Wednesday, September 21, 2016

Europe fractures in to familiar lines

If you want to test a system to find where its weak spots are, you have to stress it. Here in the USA, we like to grumble about 2016, but we have it easy - Europe's 2016 ... well ...

Europe, never change.
Members of the influential Visegrad group, which comprises of Poland, Hungary, the Czech Republic and Slovakia, rejected migrant quotas and blasted the overbearing EU Commission with an incendiary ultimatum.
That's right; the unloved parts of the old Austro-Hungarian Empire; the Hungarians along with the West Slavic provinces of Bohemia, Moravia, Silesia, Galicia, - in whole or in parts - along with their West Slav brothers the Poles are pushing back on their softer brothers in Western Europe.

Was Brexit a catalyst? No, just part of the stew. The start of this new chapter of EU's problems was clear to all who wanted to see it; the invasion of hundreds of thousands of unemployable, unassimilable, unaccompanied military aged men from Muslim nations and chaotic sub-Saharan Africa.
The group represents a faction of nations which have become increasingly concerned by authoritarian Brussels, with Poland and Hungary both locked in bitter legal battles with the EU.

Their demands come after a separate clique of Mediterranean states, including France, Spain and Italy, formed their own interest group to counter the power wielded by Angela Merkel.
With France economically and culturally supine under Socialist leadership, already strong Germany has become the unchallenged power in Europe. It appears that German leadership has embraced it national self-loathing and decided to spread the misery around - and Europe is pushing back against the Germans just being, well, bossy Germans.

Parts of the old Warsaw Pact are focused mostly on the migrant issue, the Mediterranean nations mostly economic - but no one outside Brussels, Strasbourg and government officials who have a vested interest in good paying EU job prospect, are all that remain enthusiastic about the European project anymore.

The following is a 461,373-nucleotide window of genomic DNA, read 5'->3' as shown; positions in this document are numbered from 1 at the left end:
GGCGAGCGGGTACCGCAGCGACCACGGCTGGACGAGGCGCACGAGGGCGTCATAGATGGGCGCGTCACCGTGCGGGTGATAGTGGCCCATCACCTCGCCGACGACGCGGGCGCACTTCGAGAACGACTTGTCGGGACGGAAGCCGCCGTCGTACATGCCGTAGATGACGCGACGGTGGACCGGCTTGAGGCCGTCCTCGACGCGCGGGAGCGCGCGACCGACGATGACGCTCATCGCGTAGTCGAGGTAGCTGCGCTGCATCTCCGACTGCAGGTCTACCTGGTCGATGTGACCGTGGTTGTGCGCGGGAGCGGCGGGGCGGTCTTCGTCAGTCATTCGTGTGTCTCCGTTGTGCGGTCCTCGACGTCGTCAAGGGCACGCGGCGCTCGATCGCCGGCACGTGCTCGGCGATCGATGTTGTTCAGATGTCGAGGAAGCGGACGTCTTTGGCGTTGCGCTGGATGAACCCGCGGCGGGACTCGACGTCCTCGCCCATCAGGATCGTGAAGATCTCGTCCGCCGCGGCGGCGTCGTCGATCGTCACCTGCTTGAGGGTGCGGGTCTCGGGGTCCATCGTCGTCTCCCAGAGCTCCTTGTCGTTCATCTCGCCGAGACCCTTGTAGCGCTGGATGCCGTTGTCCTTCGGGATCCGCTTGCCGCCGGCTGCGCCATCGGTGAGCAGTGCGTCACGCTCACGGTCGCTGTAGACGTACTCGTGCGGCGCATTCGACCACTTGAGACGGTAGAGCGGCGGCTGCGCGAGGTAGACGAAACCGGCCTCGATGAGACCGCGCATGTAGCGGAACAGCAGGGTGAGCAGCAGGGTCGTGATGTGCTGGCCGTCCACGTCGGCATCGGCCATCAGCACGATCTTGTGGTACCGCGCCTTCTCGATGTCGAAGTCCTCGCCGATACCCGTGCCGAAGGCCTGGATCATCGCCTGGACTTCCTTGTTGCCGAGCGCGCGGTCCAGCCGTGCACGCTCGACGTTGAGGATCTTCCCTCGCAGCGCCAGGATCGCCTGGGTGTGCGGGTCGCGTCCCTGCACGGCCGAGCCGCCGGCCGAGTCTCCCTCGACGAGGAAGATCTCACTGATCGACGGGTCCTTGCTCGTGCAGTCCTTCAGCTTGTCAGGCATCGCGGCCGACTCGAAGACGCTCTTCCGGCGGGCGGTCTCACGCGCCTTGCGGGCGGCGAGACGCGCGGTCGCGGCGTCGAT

"Recent terrorist attacks in Europe are proof that there is a new challenge which the EU must deal with - the growing terrorism and cross-border crime."

"The Visegrad Group countries point out that the efforts should be channelled to fully implement the already undertaken commitments aiming at strengthening security in Schengen area as well as the protection of EU's external borders."

Linked closely to security was the issue of migration, which is a key issue for a group of five countries which have been on the frontline of the escalating asylum chaos.

Their statement demanded: "Migration policy should be based on the principle of 'flexible solidarity'.
Finally the group addressed the problems with the single market - including the disastrous Euro project, admitting that the EU's popularity had taken a battering due to years of economic stagnation.

They wrote: "It is necessary to inform more effectively the public opinion about the positive outcomes of the Internal Market meanwhile improving the enforcement of its rules to eradicate intra-EU protectionism."
I don't think those who still believe in the EU dream will enjoy 2017 all that much.

Welcome to the party.

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